If this goes in favour of the Conan Doyle Estate, then it's hard to see how copyright is about expressions and not ideas."
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Shortcovers service: Kindle killer?

Dster76 Dster76 writes  |  more than 5 years ago

Dster76 (877693) writes "Up in Canada, we can't yet buy the Kindle or use Amazon's service for electronic books. In a couple of days, one of our book chains, Indigo, will launch an electronic book and periodical service that they claim has distinct advantages over the Kindle. From a few of the company's blog posts, it is apparent that the most popular Ebook reader competitor will not be supported. (See comment #4. Apparently, the product manager doesn't do "alot" of reading himself). Is the future of Ebooks on non-E-ink devices? Can a service succeed by expecting you to read full length novels, or even magazines and newspapers on cellphones and laptops? Is there a future for Kindle and Sony's Book Reader?"
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The Free Food Definition

Dster76 Dster76 writes  |  more than 6 years ago

Dster76 (877693) writes "A colleague of mine has painstakingly mapped Richard Stallman's definition of free software to a new definition for free food. Here is a taste (ouch!):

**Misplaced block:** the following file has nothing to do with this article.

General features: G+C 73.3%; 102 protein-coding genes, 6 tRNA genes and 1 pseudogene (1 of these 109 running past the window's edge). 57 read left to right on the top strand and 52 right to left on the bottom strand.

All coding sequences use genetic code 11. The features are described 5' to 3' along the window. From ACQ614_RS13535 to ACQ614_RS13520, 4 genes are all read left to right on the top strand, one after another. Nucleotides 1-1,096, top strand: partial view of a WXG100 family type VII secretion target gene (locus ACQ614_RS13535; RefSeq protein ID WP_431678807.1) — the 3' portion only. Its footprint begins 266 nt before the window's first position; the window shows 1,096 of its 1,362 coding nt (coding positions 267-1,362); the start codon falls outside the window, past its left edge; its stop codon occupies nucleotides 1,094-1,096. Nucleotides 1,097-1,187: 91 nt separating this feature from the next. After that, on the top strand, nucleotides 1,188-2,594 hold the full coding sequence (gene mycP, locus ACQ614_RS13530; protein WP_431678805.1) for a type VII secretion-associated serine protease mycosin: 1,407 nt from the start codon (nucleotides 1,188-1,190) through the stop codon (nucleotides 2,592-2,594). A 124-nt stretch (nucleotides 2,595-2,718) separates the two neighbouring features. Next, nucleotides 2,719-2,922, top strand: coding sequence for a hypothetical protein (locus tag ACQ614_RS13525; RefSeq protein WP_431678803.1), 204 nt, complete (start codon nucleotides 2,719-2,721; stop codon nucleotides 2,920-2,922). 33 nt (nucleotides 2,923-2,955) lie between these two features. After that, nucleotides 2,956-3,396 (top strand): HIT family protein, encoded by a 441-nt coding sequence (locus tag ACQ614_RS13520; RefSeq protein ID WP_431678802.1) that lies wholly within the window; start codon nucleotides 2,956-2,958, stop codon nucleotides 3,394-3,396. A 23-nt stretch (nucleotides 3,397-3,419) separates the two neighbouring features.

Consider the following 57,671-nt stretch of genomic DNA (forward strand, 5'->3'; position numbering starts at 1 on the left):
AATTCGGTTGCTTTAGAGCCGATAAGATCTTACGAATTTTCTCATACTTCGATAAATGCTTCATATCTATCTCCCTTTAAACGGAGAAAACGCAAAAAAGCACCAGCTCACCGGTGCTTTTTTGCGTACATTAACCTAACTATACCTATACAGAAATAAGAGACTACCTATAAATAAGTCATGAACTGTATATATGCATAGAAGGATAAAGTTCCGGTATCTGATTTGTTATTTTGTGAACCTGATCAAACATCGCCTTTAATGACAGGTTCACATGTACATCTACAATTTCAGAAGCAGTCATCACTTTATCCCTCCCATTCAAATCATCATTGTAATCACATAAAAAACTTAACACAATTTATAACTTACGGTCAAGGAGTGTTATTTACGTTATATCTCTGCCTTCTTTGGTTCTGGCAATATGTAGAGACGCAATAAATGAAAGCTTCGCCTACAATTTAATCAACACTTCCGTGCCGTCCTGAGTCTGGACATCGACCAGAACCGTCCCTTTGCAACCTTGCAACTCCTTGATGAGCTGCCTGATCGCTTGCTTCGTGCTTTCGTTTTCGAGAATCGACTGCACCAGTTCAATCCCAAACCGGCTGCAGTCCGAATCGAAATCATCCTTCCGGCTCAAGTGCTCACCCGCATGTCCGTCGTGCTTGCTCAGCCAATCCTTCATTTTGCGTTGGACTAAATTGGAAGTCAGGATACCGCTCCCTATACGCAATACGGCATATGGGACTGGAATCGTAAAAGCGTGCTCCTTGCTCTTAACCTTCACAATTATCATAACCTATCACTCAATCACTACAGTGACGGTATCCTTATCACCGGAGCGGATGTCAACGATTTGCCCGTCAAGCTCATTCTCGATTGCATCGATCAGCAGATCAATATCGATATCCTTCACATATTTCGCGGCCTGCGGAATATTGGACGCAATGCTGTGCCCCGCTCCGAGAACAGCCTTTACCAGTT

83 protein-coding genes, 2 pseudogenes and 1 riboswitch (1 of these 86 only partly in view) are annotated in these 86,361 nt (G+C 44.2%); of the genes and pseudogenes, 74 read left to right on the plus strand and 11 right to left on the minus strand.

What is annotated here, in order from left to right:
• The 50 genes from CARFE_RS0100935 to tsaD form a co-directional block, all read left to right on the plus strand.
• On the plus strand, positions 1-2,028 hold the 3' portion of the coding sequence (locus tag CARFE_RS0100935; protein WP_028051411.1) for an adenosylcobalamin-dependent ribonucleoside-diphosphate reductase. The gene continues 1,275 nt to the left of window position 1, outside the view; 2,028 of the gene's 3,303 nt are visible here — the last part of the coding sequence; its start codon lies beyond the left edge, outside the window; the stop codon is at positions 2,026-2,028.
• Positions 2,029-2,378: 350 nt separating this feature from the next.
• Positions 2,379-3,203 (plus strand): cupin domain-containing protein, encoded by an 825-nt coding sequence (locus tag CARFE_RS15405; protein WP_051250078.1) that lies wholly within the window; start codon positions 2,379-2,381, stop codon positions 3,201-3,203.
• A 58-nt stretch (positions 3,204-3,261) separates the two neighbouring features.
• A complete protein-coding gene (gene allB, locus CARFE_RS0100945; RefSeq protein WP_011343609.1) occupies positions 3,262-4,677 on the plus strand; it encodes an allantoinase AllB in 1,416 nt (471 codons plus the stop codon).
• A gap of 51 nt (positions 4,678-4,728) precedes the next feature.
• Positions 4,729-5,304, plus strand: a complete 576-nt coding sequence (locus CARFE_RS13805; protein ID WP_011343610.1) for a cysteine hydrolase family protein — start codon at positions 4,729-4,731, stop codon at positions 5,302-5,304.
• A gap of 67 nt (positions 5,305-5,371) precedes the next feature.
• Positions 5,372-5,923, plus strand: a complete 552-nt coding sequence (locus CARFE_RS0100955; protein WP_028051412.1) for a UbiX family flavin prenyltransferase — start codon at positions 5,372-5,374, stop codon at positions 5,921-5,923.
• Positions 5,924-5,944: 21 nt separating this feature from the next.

In this freedom, it is the diner's purpose that matters, not the cook's purpose; you as a diner are free to make a recipe for your purposes, and if you distribute it to someone else, she is then free to make it for her purposes, but you are not entitled to impose your purposes on her.
Should food be free, not as in beer, but as in free speech?"
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The Free Food Definition

Dster76 Dster76 writes  |  more than 6 years ago

Dster76 (877693) writes "A colleague of mine has painstakingly mapped Richard Stallman's definition of free software to a new definition for free food. Here is a taste (ouch!):

In this freedom, it is the diner's purpose that matters, not the cook's purpose; you as a diner are free to make a recipe for your purposes, and if you distribute it to someone else, she is then free to make it for her purposes, but you are not entitled to impose your purposes on her.
Should food be free, not as in beer, but as in free speech?"
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Dster76 Dster76 writes  |  more than 7 years ago

Dster76 (877693) writes "A former graduate student at my school spammed a bunch of us insisting that his email wasn't spam. He wanted to tell us about Agloco, brought to us by the same Stanford grads who brought us AllAdvantage.